Walking School Bus program coming to 30 schools in Waterloo region

The Walking School Bus Program, an initiative by the Canadian Cancer Society, will be coming to 30 schools in Waterloo region after it was piloted at three schools in Ontario in the 2016-2017 school year.

3 schools in Ontario piloted the program in the 2016-2017 school year, including Wellesley Public School

A decrease in the quality of parent-child relationships, screen time and lack of play are some of the forces leading to an increase in child anxiety, according to child psychologist Tammy Schamuhn. (Shutterstock)

Foot traffic around schools will increase as the Walking School Bus (WSB) program will be coming to 30 schools in Waterloo region in the near future. 

The program aims to get students in the same area to walk to school or back home under the supervision of a volunteer while following a dedicated route with scheduled stops.

Susan Flynn, senior manager of cancer prevention for the Candian Cancer Society (CCS), said the program was introduced by CCS in Ontario in 2015 and was piloted at three schools in the 2016-2017 school year.

In December 2017, the CCS announced it will receive $246,800 over three years to implement the program in 30 schools across Waterloo region.

"The reason why we chose [Waterloo region] is because they have a very strong school travel planning group working with schools on how to ensure that the children arrive to school safely," Flynn told CBC News.

"Schools get to determine different programs that they think will work well in terms of supporting children to get to school. One of them that the schools often identify is a Walking School Bus program."

Wellesley Public School was one of three schools to pilot the WSB program in the 2016-2017 school year. ((Shutterstock))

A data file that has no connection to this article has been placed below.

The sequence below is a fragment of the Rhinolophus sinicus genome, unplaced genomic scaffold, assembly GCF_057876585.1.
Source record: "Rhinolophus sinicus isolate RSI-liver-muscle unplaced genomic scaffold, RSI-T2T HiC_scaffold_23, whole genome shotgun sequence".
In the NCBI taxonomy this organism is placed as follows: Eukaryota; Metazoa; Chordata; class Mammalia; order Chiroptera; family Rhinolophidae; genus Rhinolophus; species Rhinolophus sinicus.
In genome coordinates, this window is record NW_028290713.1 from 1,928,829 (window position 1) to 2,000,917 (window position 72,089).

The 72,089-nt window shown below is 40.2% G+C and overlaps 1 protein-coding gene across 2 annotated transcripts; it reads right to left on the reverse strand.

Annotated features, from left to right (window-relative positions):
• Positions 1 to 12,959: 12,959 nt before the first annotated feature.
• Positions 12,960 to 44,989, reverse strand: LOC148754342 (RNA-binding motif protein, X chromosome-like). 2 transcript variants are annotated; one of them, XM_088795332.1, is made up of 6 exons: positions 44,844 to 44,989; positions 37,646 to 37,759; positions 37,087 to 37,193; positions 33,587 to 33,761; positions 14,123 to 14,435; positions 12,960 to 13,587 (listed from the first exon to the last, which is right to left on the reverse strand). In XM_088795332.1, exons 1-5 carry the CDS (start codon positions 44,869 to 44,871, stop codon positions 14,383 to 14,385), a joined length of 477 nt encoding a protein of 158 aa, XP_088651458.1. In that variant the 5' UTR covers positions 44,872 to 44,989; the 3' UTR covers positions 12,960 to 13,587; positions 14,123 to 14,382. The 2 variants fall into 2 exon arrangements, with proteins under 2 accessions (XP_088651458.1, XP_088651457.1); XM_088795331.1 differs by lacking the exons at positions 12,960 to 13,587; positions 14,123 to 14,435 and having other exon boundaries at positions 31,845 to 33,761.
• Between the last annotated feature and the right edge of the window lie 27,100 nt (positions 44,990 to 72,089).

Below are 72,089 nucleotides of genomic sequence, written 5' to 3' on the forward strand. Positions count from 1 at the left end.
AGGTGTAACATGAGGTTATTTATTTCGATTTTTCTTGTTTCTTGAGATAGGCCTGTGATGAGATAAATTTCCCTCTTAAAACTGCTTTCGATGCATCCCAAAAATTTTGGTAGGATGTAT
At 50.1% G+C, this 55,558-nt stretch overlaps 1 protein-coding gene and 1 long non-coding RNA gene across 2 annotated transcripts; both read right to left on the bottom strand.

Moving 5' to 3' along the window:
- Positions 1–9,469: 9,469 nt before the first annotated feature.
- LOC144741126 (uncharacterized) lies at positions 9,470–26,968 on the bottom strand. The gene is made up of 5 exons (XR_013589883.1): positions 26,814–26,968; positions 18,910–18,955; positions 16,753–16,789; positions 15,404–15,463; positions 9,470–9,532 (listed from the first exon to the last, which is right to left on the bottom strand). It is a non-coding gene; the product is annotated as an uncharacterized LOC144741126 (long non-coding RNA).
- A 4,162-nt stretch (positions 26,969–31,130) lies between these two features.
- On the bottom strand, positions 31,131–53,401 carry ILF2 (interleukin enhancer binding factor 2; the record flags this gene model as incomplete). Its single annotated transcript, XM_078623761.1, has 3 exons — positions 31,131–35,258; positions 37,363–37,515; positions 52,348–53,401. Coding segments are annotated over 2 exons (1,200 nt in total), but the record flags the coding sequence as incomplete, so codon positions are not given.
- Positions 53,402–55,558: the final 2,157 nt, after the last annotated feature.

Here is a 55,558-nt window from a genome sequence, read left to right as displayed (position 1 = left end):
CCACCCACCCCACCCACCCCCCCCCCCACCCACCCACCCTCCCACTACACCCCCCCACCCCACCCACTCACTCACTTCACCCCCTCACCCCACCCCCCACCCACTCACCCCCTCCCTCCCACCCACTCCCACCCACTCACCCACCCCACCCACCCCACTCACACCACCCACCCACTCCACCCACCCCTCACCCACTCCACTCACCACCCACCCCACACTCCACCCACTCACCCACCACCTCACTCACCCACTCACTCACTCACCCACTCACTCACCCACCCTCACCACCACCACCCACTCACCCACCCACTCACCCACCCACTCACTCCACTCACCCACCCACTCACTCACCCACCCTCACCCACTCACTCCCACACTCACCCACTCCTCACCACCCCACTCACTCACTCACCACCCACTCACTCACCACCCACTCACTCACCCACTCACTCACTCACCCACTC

Wellesley Public School

Wellesley Public School was one of three schools to pilot the WSB program in the 2016-2017 school year.

Former vice principal Andrew Beddoe said they wanted to pilot the program to address the growing number of vehicles on school property.

"It actually stemmed from a safety perspective," Beddoe told CBC's The Morning Edition. 

The school had two dedicated routes that volunteers and students living in Wellesley followed in the mornings. He noted that volunteers went through a great deal of training in terms of safety.

However, Beddoe said that piloting the program in a rural community was challenging.

"It was a good choice to start with a smaller community but I would say that it's more of a program that is suited for an urban setting because you have the volunteer base and the number of people available," he said.

'Sense of community'

Beddoe said the pilot program brought the community at Wellesley Public School closer.

Students were also alert and "ready to learn" and staff saw fewer safety issues in the school parking lot.

"There was a sense of community," Beddoe said. "We had people who were involved that may not have been involved in any other activity at the school."

Flynn added the program also benefits student's health.

"The reason why we have chosen to work with children walking to school is because it's a wonderful opportunity to get 20 minutes of physical activity once or twice a day," she said. 

"We know only nine per cent of children and youth aged 15 to 17 are getting that recommended amount of physical activity."

Flynn said CCS will work with local partners in Waterloo, Wellington and Dufferin, including the public and Catholic school boards.

The Waterloo Region Student Transportation Services, the Waterloo Region Block Parent program and public health will also be part of implementing the WSB program in schools.